ZERO-RATED? Cake and bread flour may become zero-rated for VAT. Picture: REUTERS/IVAN ALVARADO
ZERO-RATED? Cake and bread flour may become zero-rated for VAT. Picture: REUTERS/IVAN ALVARADO

The independent panel appointed to review the current list of zero-rated food items for VAT purposes has recommended additional items, including sanitary products, school uniforms, and nappies for babies and adults.

Also recommended for zero-rating, in addition to the 19 food items already zero-rated, are white bread, bread flour and cake flour.

The panel’s report was released on Friday by Finance Minister Nhlanhla Nene for public comment. The period for comment will close on August 31.

In response to mounting pressure after the VAT increase, Nene appointed the panel, chaired by Prof Ingrid Woolard, an economics professor at the University of Stellenbosch, to look into zero-rating additional items to mitigate the effect on the poor of the one percentage point increase in the VAT rate from 14% to 15%, which was announced in the budget and which took effect from April 1.

The VAT increase was strongly opposed by trade unionists, NGOs and community organisations as being a regressive measure that would have a negative impact on the poor.

The panel was mandated to evaluate the current list of zero-rated food items; consider the inclusion of additional zero-rated items; and consider other measures, such as expenditure programmes, to mitigate the impact of the VAT hike on poorer households.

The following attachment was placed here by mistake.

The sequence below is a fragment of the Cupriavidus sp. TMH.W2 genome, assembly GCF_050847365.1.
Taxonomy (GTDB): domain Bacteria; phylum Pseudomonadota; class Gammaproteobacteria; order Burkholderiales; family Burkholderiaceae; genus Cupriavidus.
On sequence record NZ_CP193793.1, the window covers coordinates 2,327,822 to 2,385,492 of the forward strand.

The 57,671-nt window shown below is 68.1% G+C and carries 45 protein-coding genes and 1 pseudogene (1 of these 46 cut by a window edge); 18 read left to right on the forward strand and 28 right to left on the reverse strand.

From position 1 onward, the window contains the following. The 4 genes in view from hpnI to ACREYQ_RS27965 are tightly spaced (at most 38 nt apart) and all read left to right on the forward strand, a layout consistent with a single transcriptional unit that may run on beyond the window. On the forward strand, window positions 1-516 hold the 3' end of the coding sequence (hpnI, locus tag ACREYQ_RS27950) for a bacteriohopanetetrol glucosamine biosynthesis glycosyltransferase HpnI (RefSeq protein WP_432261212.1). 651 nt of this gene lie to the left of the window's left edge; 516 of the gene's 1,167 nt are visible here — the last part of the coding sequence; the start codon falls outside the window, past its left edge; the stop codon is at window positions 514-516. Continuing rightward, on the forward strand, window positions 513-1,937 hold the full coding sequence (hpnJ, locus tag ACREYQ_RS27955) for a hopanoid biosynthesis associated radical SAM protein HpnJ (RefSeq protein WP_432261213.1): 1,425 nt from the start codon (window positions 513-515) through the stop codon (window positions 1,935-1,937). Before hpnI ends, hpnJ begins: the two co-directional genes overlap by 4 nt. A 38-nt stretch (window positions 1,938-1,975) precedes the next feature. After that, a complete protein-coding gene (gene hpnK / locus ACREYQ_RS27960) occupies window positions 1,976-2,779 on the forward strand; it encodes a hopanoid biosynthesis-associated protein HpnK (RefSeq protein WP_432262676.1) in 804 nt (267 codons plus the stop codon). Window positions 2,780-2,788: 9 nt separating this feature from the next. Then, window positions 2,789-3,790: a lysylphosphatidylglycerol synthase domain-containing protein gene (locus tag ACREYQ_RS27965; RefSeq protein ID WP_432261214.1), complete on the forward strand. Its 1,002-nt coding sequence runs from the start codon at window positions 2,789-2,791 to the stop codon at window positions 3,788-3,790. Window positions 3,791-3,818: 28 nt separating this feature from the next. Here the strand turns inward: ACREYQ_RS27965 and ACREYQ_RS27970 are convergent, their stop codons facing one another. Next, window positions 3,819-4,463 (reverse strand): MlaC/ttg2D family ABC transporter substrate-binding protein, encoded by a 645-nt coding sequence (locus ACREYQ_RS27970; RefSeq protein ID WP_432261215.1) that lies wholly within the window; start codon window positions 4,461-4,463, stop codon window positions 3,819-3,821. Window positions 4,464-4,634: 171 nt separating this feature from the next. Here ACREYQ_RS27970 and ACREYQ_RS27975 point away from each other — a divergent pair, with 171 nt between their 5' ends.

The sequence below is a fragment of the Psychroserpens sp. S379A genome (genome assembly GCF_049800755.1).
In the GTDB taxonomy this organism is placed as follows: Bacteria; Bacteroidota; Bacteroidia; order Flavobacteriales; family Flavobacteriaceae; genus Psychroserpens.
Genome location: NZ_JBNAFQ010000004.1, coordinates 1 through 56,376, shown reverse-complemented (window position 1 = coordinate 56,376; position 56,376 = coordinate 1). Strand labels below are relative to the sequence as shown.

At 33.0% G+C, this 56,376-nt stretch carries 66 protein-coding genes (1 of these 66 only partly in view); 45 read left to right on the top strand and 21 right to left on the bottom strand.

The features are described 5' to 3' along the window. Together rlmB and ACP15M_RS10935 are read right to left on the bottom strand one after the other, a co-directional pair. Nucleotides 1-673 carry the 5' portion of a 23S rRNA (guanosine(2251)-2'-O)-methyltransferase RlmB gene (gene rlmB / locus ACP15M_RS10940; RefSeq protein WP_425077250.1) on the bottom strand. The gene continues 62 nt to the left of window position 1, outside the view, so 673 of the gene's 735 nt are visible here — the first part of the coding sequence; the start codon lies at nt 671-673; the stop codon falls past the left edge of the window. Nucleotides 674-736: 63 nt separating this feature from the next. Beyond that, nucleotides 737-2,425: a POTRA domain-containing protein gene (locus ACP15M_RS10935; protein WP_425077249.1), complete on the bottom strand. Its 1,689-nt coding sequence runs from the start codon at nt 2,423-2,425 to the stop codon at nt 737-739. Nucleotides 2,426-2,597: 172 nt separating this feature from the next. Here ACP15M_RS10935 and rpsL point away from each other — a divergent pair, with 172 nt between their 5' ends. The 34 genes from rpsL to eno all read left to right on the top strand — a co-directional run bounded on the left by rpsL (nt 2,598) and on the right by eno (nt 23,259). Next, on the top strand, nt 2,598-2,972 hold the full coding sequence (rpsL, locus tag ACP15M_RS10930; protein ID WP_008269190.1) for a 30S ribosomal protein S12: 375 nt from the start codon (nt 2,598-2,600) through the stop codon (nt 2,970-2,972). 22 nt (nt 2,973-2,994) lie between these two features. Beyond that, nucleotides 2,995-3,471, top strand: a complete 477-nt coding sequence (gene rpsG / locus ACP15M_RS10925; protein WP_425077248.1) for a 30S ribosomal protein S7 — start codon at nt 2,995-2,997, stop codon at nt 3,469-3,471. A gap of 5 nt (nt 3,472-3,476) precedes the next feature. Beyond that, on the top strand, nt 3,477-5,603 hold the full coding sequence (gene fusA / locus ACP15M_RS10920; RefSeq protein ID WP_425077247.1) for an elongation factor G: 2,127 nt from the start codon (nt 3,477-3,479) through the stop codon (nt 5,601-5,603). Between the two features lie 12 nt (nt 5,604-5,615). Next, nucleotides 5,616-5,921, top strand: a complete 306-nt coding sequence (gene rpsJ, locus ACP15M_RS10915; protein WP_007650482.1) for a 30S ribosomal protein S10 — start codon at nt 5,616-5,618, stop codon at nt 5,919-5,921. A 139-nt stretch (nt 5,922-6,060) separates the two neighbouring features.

The Treasury said the panel had recommended that government "expedite the provision of free sanitary products to the poor and that the zero-rating of school uniforms be done only if they can be separated from general clothing". For each of the recommended items, the panel suggests that the National Treasury does further work to "ensure the benefits of zero-rating accrue to consumers and are not captured by producers".

The report also highlights some programmes on the expenditure side that would assist poorer households, such as strengthening the national school nutrition programme and increasing the child support grant and old age pension.

The minister will decide which of the panel’s recommendations to accept after considering public comments and after parliamentary hearings by parliament’s finance committee. The Treasury noted that some of the changes might still be included in the draft tax legislation currently being processed by the finance committee.

The Treasury was particularly interested in getting comments on whether the panel’s recommendations would significantly benefit poor households, or whether such benefit can best be achieved through other means, such as government expenditure programmes.

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